Again, purely hypothetically, even if the person said they didn’t belief this abject guff literally, I’d still want them kept away from children. If they happened to be going around saying that they didn’t really believe in Help but that it just happened to be packaged with some other quasi-metaphorical beliefs, a bit of a grabbag ranging from the harmless to the not-so-harmless to the outright weird, even then we’d all be so freaked out that they had this one, diabolical idea still on the books that it would be worth junking all of the other stuff too — just keep this claptrap away from everyone, apart from academics studying sadism, psychopathy and child abuse. So (and justly) reviled would these deranged villains be, that  we would never, for example, let them anywhere near the writing of our school curricula, because of the anti-learning aspect of their plainly made-up ideas and also because of the malevolent, menacing tenor of their Help doctrine.

Worse still would be if we began to temper the sane and entirely warranted criticism of these sinister weirdos, out of some misguided attempt at fairness or parity, that seeks to level equal criticism at the ones who propagate the barefaced and evil falsehoods, with those who criticise them (legally and non-violently) for doing so. Particularly egregious would be a bizarre scenario wherein a perverse misallocation of condemnation was in place so that people who didn’t believe in Help themselves (because they recognise the basic illogic and obvious wickedness in the idea) nonetheless feel that those who denounce the idea of Help or denounce its spokespeople are in some sense just as bad as the ones they criticise. Or, more ludicrously still, what if there had been thousands of years of Help advocates running society and summarily killing or torturing anyone who disagreed with them (in some kind of grizzly manifestation in reality of their own demented dystopia)? And then, what if the opponents of this madness used a few books and non-coercive, non-violent, non-compulsory lecture tours and debates to make their point and then otherwise liberal, secular non-Help-freaks said the opponents were just as fundamentalist as the religious zealots they are criticising.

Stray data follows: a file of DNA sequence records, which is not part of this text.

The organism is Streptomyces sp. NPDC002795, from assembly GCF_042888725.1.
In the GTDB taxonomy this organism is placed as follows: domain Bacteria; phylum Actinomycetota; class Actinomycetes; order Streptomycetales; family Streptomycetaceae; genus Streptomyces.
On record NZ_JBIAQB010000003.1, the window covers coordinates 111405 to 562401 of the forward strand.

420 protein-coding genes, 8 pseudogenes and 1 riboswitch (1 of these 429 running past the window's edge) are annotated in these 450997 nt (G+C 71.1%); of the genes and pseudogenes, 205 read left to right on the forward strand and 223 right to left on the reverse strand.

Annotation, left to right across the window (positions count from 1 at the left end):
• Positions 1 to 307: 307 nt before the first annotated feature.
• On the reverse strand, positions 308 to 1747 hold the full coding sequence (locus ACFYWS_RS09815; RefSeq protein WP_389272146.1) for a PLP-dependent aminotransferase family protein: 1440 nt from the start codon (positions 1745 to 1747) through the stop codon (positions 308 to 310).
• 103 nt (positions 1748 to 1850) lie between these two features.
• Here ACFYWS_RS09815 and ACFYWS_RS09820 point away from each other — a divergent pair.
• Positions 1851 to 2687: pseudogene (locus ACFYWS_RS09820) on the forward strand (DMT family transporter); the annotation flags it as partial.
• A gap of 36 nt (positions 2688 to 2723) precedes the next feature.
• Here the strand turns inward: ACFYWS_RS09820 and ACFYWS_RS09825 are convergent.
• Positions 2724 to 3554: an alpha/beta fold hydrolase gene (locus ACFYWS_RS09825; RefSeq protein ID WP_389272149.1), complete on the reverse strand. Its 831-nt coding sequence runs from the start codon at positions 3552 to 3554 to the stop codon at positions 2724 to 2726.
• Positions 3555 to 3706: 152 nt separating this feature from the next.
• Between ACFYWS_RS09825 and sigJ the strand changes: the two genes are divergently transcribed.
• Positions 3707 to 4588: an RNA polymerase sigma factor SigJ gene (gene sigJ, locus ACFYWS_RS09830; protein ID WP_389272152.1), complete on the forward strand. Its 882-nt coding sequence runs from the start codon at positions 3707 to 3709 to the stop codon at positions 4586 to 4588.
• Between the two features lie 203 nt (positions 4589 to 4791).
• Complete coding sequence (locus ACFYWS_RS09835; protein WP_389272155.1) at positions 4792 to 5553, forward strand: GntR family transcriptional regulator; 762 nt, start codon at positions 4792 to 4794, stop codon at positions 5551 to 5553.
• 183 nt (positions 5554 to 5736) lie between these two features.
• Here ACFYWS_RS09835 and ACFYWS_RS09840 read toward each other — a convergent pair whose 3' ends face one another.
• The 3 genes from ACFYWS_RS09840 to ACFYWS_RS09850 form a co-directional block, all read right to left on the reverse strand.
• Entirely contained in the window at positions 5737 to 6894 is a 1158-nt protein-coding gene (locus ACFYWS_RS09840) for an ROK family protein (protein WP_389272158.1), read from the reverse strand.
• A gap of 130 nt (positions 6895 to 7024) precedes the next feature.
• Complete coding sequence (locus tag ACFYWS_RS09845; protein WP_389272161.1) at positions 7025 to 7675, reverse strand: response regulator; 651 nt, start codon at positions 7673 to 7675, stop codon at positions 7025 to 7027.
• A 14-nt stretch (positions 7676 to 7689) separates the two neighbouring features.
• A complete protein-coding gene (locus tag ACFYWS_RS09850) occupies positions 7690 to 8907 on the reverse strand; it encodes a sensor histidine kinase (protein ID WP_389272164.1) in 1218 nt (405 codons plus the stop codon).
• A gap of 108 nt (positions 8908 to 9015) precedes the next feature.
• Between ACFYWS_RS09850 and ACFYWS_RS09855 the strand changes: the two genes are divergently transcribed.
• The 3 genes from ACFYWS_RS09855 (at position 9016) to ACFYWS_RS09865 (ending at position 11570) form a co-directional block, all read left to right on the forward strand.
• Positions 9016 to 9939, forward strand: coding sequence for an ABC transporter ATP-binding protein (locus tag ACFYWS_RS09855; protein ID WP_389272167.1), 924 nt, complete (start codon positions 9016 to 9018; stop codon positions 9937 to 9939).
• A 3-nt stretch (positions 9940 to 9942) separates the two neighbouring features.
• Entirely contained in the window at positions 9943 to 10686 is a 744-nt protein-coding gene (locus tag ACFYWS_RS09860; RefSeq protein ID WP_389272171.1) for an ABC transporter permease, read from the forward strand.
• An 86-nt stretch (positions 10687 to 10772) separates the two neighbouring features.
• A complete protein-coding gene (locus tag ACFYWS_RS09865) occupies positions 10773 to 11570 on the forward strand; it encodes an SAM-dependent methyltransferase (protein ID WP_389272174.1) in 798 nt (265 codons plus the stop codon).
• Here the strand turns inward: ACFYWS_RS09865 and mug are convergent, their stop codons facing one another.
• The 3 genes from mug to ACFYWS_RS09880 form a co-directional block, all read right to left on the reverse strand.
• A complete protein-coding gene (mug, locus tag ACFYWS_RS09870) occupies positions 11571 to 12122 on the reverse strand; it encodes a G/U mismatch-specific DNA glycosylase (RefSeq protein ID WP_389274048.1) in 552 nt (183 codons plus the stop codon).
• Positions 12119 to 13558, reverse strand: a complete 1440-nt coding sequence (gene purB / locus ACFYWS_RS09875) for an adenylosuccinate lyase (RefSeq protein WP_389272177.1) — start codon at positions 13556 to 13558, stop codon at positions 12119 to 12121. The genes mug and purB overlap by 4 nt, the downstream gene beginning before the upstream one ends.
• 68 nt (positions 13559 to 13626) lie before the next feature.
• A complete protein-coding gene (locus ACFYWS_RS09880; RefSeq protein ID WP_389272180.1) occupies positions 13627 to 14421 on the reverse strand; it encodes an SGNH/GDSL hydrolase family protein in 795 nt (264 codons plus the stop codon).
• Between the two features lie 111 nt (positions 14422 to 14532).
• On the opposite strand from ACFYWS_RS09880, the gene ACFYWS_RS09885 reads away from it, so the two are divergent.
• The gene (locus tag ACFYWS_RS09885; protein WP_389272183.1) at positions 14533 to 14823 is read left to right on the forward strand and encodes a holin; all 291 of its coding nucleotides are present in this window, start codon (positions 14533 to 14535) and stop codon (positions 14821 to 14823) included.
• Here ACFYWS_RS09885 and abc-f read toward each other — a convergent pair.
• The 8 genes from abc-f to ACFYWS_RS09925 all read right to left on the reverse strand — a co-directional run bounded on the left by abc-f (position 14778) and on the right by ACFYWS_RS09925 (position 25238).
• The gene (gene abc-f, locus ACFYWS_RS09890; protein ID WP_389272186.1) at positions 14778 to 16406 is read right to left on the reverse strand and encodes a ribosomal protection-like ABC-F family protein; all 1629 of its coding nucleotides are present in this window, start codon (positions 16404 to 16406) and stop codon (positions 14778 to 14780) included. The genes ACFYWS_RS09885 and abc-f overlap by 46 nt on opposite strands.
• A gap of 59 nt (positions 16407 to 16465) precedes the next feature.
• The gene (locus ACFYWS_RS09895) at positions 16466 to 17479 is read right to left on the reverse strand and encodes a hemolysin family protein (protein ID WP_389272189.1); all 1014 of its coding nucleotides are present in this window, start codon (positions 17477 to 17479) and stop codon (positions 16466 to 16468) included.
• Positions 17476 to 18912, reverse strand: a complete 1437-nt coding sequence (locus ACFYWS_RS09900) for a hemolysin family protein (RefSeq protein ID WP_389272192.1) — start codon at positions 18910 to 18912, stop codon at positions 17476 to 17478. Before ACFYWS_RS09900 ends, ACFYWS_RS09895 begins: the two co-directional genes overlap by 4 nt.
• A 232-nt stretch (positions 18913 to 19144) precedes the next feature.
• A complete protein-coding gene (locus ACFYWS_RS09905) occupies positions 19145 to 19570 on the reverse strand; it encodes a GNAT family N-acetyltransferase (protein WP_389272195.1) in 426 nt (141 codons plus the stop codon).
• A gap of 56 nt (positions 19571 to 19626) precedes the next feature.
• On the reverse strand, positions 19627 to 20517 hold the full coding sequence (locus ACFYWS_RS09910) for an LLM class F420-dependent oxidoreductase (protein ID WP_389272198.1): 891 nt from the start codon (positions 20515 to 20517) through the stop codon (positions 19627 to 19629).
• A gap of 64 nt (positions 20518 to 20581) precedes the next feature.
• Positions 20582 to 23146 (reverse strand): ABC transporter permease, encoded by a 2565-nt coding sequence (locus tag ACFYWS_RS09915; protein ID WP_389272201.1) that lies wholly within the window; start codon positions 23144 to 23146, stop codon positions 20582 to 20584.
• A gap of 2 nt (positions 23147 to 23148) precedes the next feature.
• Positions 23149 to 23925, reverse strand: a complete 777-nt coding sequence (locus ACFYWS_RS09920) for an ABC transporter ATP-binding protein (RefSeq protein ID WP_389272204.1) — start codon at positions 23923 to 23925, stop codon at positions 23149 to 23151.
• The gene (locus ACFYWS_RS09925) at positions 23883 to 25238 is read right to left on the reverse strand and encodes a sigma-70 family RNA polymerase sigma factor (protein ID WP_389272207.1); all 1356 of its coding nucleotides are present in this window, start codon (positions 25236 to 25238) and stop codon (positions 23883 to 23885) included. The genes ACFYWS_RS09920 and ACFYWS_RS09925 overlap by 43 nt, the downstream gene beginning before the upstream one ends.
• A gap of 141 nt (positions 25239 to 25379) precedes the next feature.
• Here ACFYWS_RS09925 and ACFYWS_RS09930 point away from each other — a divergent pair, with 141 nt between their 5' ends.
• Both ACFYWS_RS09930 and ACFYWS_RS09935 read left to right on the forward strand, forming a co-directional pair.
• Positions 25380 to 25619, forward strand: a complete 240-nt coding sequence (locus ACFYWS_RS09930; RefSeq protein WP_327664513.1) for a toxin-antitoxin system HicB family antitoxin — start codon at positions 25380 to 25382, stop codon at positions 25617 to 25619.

Luckily, such a staggering lack of proportionality could never actually unfold. I assume. Because to attempt it would be to try and stake out a position that defended, against some basic rhetoric and book-writing, a group of people who, at best, tacitly endorse, or, at worst, actively and tyrannically promulgate: the idea that the worst thing that could ever happen is in fact true; that this should be used as a threat to children to keep them in line with an all powerful arbiter of self-contradictory rules; and that he can read their minds when they sleep, so that he might send them to Help when they die.

It certainly sounds like the worst thing that could happen. Some people might say this is only the worst thing that could happen to humans, what about other lifeforms and the ecosystem? Good question. I guess some kind of other scenario where there was a catastrophe that affected the entire Earth’s biosphere, killing plenty of humans but ruining the built environment, institutions, interests, health and hope for survival but also wiping out the plants and animals too — would also be pretty bad. Especially if it was caused by some kind of needless, insane technology humans had stockpiled themselves and attached to an alarm system which we knew was fallible. That would probably rub salt into the wound. And then the topper would be if really smart people defended it, not by saying that it was actually not that dangerous, but by somehow arguing, with recourse to dubious game theory models, that this hair-trigger apocalypse security system is actually responsible for keeping the peace. And then it would be extra shitty if everyone pretty well swallowed this and kind of forgot about it day-to-day, save for the occasional heavy-handed, self-righteous satirical diatribe tacked on to the end of a thinly-veiled antitheist lucubration. END HOMILY